• Native to Queensland, this tree has a dramatic tapering trunk, which together with the roots, functions as a water storage organ. The roots provide large quantities of drinking water, while the green stem performs photosynthesis even when the tree loses its leaves. The Aborigines have been known to cut holes in the soft trunks to create artificial reservoirs.

Kangaroo's Paw
Anigozanthos spp.
Kangaroo's Paw
  • Take a close look at this plant and try to see the resemblance of the flower buds to a kangaroo's paw. This unique feature makes it a popular houseplant, resulting in the removal of Kangaroo's Paw from its natural habitat. Normally found in Southwestern Australia, this plant has a root sap that helps it survive extreme dry spells.

Grass Tree
Xanthorrhoea glauca
Grass Tree
  • The Grass Tree grows slowly at about 1 to 2cm a year and has a lifespan of about 600 years. It flowers more prolifically when stimulated by bushfires. Fire helps with leaf removal and produces ethylene gas, which ripens the fruit. The resin was once used by the Aborigines and early European settlers to make glue or varnish.

King Sugar Bush
Protea cynaroides
King Sugar Bush
  • The King Sugar Bush is related to the King Protea or Giant Protea, the national flower of South Africa. Its thick underground stems contain many dormant buds that will produce new growth even after a fire. There are very few left in the wild due to the fragile environment they live in. These days, they are mostly cultivated in greenhouses or nurseries.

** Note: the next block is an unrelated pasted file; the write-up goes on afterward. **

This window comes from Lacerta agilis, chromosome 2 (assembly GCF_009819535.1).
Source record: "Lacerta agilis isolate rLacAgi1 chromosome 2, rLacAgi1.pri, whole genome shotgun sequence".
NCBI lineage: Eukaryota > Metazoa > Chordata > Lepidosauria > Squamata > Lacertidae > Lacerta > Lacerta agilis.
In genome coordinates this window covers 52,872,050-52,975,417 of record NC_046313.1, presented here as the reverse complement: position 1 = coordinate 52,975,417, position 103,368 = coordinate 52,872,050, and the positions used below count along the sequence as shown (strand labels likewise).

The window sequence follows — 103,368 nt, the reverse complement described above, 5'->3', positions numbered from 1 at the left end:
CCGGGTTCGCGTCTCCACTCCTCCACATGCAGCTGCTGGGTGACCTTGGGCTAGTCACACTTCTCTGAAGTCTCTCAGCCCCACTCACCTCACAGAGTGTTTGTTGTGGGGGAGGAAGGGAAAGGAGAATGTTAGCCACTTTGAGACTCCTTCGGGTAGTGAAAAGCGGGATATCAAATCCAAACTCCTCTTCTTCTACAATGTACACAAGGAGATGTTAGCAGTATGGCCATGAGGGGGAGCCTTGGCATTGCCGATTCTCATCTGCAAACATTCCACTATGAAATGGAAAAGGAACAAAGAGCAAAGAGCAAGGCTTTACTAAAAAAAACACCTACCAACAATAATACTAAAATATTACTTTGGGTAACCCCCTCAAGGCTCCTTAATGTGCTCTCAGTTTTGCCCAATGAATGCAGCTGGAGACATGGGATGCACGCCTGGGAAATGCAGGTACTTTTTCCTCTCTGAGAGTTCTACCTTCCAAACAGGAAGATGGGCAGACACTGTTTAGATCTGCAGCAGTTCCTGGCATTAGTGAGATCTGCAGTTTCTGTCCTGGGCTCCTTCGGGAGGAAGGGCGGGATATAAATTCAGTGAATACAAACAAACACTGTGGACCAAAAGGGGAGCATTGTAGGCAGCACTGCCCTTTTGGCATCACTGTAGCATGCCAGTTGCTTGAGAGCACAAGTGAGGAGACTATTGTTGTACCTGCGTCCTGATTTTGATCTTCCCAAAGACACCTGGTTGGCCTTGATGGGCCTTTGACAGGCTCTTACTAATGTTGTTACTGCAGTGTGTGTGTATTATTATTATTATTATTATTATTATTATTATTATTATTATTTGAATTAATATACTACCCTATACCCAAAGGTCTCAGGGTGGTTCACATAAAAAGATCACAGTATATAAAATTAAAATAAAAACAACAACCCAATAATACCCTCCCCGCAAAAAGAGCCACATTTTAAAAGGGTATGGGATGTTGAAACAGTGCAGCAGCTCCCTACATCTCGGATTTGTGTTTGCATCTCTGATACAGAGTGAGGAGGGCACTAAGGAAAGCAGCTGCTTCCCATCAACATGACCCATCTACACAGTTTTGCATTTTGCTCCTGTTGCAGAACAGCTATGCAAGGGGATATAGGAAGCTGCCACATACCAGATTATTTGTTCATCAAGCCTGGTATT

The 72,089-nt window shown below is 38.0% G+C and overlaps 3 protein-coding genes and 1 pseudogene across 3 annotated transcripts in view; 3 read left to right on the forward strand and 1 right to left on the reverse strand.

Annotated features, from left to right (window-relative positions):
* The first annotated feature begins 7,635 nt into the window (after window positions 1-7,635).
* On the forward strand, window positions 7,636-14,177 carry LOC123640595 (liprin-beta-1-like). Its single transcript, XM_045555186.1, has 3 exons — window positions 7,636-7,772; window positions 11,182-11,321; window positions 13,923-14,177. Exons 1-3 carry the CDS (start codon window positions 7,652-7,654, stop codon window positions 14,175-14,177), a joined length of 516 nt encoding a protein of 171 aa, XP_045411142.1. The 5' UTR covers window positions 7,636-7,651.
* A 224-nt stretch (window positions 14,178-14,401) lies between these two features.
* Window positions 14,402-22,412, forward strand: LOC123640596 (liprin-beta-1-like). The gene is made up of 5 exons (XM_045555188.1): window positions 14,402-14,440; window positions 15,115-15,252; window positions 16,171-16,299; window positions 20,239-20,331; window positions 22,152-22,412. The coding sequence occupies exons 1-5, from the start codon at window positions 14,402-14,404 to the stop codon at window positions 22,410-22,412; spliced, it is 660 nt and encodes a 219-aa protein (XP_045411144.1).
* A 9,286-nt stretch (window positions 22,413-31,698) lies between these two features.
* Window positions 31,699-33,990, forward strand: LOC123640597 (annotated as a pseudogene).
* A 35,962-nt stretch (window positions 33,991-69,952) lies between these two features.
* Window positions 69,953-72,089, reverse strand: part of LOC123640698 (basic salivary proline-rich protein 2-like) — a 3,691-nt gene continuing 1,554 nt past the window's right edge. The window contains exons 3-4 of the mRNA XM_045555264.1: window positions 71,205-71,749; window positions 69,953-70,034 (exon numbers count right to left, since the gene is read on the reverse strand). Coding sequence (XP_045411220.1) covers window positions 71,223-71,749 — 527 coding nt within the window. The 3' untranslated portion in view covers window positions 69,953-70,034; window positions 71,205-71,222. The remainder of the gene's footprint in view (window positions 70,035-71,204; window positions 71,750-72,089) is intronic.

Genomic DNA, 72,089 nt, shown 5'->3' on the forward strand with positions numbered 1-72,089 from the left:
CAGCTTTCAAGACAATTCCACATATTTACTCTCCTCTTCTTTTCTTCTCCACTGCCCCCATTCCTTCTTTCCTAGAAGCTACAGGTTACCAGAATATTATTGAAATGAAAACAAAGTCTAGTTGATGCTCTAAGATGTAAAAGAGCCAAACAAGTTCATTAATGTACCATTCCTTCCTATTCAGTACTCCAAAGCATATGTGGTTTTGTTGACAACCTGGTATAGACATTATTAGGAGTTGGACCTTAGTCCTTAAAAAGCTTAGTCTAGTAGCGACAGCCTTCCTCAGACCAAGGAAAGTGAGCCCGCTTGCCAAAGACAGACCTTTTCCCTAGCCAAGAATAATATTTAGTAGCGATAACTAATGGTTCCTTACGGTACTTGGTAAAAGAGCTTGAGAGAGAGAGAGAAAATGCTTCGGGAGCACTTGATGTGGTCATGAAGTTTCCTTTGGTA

Bird of Paradise
Strelitzia reginae
Bird of Paradise
  • With a striking resemblance to a bird with a tuft of orange and blue feathers on its head, the Bird of Paradise has no trunk and forms a clump of leaves up to 2 metres high. A yellow-flowered version, known as ‘Mandela's Gold Strelitzia’, was grown as a homage to the great South African leader.

Aloes
Aloes spp.
Aloes
  • Found in Africa and Madagascar, Aloes have succulent leaves with very thick epidermis and spiny edges that protect a soft, water storing mucilage. Many species are currently endangered through human disturbance to their habitat. Be awed by one of Africa’s tallest species, the Tree Aloe (Aloe barberae) in the South African Garden.

Chilean Wine Palm
Jubaea chilensis
Chilean Wine Palm
  • Once described by Charles Darwin as a ‘very ugly tree’, the Chilean Wine Palm is known as the ‘Incredible Hulk’ due to its massive girth and height. There are multiple uses for different parts of this tree, as the seeds are edible and the leaves can be used to make baskets. This species is considered vulnerable by the IUCN.

Chilean Puya
Puya chilensis
Chilean Puya
  • A native of Central-Eastern Chile, the Chilean Puya is an impressive rosette-forming plant that boasts big blooms with special perches for hummingbirds, the pollinators of its lime-green flowers. In Chile, the young leaves are eaten as a vegetable, and the fibre found in mature leaves is used to make fish-nets.